I knew Leah back in college but we never kept in touch after graduation. Life is however, full of surprises and I met Leah more than twenty years later when we both took our  daughters to the same high school. We marveled that we last met when we were just a little older than our girls. I knew she was a single mum but I didn’t expect her to tell me that the biggest mistake she ever made was marrying the father of her two daughters – her college sweetheart who she thought was the love of her life. They were both God-fearing, church youth leaders and it seemed only natural that they should tie the knot once they were done with school. They were married two years after graduating, and another three years later, they welcomed their first baby child, a beautiful girl who is now at the university. However, dear hubby who was a pastor-in-training at the very church they had met when in college had a roving eye for the university female students. Caught not once, but twice and reported to the church administration, he was forced to step down and of course things took a turn for the worse on the home-front too. He started drinking heavily and became abusive towards Leah. Leah, who was expecting the second born filed for divorce and celebrated her thirtieth birthday as a divorced, single mother of two.

I asked her what’s happy about this mega accident and she answered in a manner only a mother can. “My two beautiful daughters. They have given my life meaning all these years. I have struggled to raise them on my own but it was worth every tear and sweat and wouldn’t have it any other way!” I believe they are many women (and men) who are no longer together with their spouses, or who remain in unhappy marriages. However, much as they may regret the decision to marry or to be involved with their partners, they would never regret having their children who color their world with sunshine yellow.

Then there’s Liz, my dear friend who is a nurse, currently at the forefront of the battle against COVID-19 (remember to say a prayer for her and all our health workers). Liz grew up in relative comfort on the slopes of Mt Kenya. She was a well-adjusted child who did well in school and dreamed of becoming a bank teller in the city, just like her favorite uncle. By the time she completed her A-levels in 1989, she knew better to aim for a college education where she intended to study accounting. The forced gap year before joining college was however, full of surprises for the young lady.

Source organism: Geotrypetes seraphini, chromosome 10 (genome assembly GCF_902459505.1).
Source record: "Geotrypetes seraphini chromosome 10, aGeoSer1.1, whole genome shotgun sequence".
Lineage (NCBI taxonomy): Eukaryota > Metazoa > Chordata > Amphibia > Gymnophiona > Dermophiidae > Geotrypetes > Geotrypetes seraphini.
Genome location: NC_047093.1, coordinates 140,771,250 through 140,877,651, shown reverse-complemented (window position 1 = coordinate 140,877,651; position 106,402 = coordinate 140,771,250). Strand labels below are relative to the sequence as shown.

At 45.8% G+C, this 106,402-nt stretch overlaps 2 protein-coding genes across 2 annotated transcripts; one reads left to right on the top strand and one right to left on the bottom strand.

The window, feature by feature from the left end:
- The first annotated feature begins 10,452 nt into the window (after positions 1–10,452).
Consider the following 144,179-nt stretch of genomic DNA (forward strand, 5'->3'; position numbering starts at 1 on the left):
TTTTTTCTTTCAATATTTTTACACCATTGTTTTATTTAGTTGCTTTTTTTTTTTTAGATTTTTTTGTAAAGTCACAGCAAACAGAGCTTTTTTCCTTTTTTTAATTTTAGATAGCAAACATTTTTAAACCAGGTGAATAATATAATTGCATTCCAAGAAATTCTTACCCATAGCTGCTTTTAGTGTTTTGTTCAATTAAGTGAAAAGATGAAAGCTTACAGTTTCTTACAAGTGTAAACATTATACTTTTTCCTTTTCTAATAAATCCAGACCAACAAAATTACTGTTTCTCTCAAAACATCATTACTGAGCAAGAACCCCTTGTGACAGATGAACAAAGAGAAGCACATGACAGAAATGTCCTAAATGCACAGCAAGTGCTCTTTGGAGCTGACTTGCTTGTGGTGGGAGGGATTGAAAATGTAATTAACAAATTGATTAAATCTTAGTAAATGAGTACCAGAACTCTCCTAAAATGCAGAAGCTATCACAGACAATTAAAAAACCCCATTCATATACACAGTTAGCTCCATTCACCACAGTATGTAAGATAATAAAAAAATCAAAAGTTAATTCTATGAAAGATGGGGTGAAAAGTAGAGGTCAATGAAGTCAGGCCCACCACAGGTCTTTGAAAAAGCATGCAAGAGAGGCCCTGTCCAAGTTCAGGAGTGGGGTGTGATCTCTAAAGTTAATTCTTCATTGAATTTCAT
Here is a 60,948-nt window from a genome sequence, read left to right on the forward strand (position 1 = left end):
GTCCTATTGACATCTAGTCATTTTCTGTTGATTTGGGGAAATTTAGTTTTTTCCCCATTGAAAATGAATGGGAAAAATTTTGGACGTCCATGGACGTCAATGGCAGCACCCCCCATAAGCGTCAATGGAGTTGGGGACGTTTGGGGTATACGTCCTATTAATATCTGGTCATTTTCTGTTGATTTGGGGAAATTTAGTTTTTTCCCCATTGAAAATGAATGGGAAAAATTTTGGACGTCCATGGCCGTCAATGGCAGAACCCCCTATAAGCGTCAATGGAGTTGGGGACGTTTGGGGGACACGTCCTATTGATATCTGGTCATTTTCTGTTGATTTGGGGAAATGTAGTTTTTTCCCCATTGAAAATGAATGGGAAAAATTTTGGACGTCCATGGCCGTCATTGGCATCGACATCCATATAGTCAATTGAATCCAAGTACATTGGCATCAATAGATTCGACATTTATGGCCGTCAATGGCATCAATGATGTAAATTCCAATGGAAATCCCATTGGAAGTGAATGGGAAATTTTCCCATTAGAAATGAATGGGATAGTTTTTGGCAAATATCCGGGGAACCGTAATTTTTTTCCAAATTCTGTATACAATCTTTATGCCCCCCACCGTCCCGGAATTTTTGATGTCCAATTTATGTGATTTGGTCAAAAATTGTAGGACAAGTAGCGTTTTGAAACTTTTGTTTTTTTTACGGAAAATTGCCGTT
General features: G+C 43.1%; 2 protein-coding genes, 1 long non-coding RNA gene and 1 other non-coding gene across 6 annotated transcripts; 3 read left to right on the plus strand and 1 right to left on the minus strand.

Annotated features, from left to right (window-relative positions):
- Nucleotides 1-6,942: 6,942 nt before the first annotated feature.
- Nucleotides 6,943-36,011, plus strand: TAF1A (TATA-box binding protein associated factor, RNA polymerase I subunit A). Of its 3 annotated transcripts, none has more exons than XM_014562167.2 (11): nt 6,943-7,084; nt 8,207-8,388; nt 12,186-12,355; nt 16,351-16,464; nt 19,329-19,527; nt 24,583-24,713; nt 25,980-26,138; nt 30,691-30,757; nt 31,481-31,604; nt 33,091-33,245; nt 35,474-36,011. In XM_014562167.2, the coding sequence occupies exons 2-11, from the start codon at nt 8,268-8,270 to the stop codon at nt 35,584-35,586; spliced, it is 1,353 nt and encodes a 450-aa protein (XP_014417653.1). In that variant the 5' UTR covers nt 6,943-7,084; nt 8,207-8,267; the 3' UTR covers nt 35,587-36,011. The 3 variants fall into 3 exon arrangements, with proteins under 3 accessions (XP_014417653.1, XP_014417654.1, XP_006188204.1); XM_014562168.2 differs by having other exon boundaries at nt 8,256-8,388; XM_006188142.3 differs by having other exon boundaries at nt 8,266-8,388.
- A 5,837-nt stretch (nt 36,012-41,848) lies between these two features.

To paraphrase Michel de Montaigne, our minds, unless kept busy with some definite subject that will bridle and control them, tend to throw themselves in disorder hither and yon in the vague field of imagination…And there is no mad or idle fancy that they do not bring forth in the agitation. Liz got herself into a pretty pickle that brought forth a bouncing baby boy a month after she should have reported to college. Nursing her son however, made Liz find her life’s calling – taking care of others. She was lucky to have supportive parents who enrolled her at the nearby Tumutumu Hospital Training College for a Diploma in Nursing. That career took off very well and as in many movie scripts, our nurse met and married a handsome doctor she met in the line of duty. Liz, now a grandmother of two, loves her job and says she cannot imagine what she would have done with an accountancy degree (she doesn’t even like numbers!). Was getting pregnant when she did a mistake or a happy little accident? Looking at my friend’s contented life, I believe without a doubt that was a blessing in disguise.

Interestingly, the mistakes narrated by all the ladies that responded to me had to do with the birth of their children and/or their love lives or lack thereof. It is definitely fertile ground for research! The men in my circles are apparently afraid of being vulnerable and none offered any insights (need to find me some new friends!) I could tell a few of the stories on their behalf but I will give them another chance to redeem themselves. At the end of the day, it is all about self-acceptance and self-love.

I need to stop writing before this post loses focus completely. However, remember this: You can’t be afraid to make mistakes because there are no mistakes…only happy little accidents!